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Britain and France reopen embassies in Yemen after security closures

Britain and France have reopened their embassies in Yemen after closing over al Qaeda related security threats earlier in the week, with Yemen's interior ministry asserting that all foreign missions are now "safe".

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AFP - The British and French embassies in Sanaa reopened Wednesday after being closed due to the threat of an attack by Al-Qaeda, the missions said.

"The British embassy has reopened, but public services remain closed (visa and consular services)," said the statement posted on its website.

"The situation is being assessed on a daily basis."

The US embassy in Yemen reopened Tuesday after a two-day closure prompted by Al-Qaeda threats as US Secretary of State Hillary Clinton warned unrest in the Arab country is a threat to global stability.

The US embassy said on its website that Yemeni security forces had addressed a "specific area of concern" in the north of the capital Sanaa on Monday, paving the way for Tuesday's reopening.

Warnings of a possible Al-Qaeda attack had led Washington to close its embassy in Sanaa the day before. The British and French authorities followed suit, while Japan suspended consular services at its embassy.

"Successful counter-terrorism operations conducted by the government of Yemen security forces January 4 north of the capital have addressed a specific area of concern, and have contributed to the embassy?s decision to resume operations," the US embassy said in a statement.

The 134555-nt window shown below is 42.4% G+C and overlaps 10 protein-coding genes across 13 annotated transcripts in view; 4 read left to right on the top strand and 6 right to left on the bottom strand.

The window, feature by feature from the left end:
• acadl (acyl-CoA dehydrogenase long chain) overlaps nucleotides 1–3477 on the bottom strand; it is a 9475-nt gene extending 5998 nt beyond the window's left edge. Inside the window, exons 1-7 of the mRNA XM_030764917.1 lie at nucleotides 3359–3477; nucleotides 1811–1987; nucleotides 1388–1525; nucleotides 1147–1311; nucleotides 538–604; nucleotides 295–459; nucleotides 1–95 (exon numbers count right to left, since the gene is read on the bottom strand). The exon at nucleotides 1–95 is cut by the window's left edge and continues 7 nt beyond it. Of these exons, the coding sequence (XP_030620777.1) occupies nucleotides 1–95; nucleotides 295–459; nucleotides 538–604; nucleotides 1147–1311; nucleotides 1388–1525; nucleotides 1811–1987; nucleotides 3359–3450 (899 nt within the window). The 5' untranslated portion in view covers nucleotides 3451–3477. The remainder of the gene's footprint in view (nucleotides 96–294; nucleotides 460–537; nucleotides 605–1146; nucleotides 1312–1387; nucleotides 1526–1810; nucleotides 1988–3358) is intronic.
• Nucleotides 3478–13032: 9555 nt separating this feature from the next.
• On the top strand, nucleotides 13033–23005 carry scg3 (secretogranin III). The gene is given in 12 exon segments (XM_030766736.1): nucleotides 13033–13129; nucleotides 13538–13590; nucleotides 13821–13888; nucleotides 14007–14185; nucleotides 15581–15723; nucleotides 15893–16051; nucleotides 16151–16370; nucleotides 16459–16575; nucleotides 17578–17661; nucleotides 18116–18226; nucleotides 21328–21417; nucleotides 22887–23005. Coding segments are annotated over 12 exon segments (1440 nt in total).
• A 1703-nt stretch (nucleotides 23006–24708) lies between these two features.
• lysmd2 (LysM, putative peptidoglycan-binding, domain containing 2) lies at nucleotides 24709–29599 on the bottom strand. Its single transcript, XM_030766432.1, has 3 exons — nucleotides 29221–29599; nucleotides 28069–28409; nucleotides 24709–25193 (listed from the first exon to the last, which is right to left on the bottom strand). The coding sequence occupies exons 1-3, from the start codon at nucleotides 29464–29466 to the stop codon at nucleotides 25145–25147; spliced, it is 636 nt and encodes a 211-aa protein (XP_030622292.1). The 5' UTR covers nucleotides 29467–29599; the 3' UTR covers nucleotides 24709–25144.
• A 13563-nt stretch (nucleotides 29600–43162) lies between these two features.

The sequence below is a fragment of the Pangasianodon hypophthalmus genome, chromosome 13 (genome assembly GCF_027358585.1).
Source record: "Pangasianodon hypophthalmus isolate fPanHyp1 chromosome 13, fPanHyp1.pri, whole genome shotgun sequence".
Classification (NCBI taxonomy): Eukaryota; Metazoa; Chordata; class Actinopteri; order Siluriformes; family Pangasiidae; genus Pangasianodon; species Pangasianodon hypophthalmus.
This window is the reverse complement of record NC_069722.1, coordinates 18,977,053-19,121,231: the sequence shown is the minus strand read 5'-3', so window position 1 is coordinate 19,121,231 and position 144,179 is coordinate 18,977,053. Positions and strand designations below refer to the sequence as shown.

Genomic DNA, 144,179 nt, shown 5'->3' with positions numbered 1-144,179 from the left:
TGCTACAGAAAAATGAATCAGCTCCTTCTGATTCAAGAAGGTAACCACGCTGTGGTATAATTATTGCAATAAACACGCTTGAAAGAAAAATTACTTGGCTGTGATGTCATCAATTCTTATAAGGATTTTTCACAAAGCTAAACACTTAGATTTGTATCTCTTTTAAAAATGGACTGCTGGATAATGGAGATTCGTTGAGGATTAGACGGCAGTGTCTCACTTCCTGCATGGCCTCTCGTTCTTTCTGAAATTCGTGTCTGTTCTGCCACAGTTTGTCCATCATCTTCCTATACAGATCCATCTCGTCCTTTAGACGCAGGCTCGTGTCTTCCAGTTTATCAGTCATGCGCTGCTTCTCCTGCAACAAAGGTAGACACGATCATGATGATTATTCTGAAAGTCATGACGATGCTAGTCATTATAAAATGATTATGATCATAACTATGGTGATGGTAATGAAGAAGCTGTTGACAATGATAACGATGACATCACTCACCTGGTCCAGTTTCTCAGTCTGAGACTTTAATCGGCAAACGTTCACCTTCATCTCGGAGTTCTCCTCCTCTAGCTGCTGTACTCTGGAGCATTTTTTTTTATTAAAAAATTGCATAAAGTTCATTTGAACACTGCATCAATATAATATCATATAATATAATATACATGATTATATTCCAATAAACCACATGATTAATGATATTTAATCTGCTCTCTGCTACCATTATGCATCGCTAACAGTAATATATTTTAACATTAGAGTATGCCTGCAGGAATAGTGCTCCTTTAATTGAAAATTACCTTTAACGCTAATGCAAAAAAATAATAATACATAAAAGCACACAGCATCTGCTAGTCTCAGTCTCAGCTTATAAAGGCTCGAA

It was apparently referring to a security operation Yemeni police conducted Monday in the area of Arhab, 40 kilometres (25 miles) north of Sanaa, where two suspected members of Al-Qaeda were killed and three others wounded.

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Yemen's interior ministry said Tuesday all foreign missions and interests were "safe," pointing out it has reinforced security measures around embassies and the residences of foreigners.

The ministry also said it arrested five "terrorist elements" during the past two days near Sanaa, but gave no details.

Long-standing concerns that Yemen, a country on the southern tip of the Arabian peninsula, has become a haven for Islamic terror groups were thrown into sharp focus when a Nigerian man allegedly trained in Yemen was charged with trying to blow up a US-bound jet.

The botched Christmas Day attack was claimed by Al-Qaeda in the Arabian Peninsula (AQAP), which also urged attacks on Western interests in Yemen.

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